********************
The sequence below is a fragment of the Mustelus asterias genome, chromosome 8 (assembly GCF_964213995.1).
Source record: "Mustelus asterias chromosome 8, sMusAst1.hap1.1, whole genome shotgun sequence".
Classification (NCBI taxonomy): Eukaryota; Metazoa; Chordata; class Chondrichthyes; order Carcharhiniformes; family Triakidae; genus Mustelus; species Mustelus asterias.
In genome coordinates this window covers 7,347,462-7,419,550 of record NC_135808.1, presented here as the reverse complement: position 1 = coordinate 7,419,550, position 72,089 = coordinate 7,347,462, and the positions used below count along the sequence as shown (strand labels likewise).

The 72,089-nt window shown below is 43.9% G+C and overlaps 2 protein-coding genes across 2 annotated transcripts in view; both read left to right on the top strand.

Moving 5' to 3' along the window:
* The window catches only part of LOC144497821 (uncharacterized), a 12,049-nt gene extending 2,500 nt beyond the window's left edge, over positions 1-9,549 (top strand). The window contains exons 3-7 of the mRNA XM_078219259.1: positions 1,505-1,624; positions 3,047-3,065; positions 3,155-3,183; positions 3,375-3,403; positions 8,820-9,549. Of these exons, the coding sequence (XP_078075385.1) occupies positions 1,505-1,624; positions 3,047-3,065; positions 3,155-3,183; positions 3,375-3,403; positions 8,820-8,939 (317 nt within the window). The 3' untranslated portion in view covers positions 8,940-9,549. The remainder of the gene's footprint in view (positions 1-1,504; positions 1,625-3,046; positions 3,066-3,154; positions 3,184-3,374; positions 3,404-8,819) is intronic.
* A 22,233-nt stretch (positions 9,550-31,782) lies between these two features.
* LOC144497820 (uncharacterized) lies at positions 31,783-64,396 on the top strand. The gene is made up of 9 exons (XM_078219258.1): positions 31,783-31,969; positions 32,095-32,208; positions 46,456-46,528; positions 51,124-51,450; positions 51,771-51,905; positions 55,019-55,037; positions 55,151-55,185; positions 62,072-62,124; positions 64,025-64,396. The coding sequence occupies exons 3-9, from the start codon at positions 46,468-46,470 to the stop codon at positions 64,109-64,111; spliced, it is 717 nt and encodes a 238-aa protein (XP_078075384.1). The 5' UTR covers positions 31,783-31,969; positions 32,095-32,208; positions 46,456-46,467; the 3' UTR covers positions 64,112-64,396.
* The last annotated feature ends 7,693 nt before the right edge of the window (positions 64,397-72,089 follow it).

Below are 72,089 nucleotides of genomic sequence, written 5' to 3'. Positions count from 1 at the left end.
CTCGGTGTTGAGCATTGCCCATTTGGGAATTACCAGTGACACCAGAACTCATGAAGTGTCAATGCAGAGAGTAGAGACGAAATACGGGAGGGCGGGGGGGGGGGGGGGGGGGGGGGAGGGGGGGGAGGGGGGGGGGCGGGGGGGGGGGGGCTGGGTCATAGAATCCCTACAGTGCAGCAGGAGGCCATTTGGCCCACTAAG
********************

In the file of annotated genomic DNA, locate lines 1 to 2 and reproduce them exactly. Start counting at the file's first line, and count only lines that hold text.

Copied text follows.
The sequence below is a fragment of the Mustelus asterias genome, chromosome 8 (assembly GCF_964213995.1).
Source record: "Mustelus asterias chromosome 8, sMusAst1.hap1.1, whole genome shotgun sequence".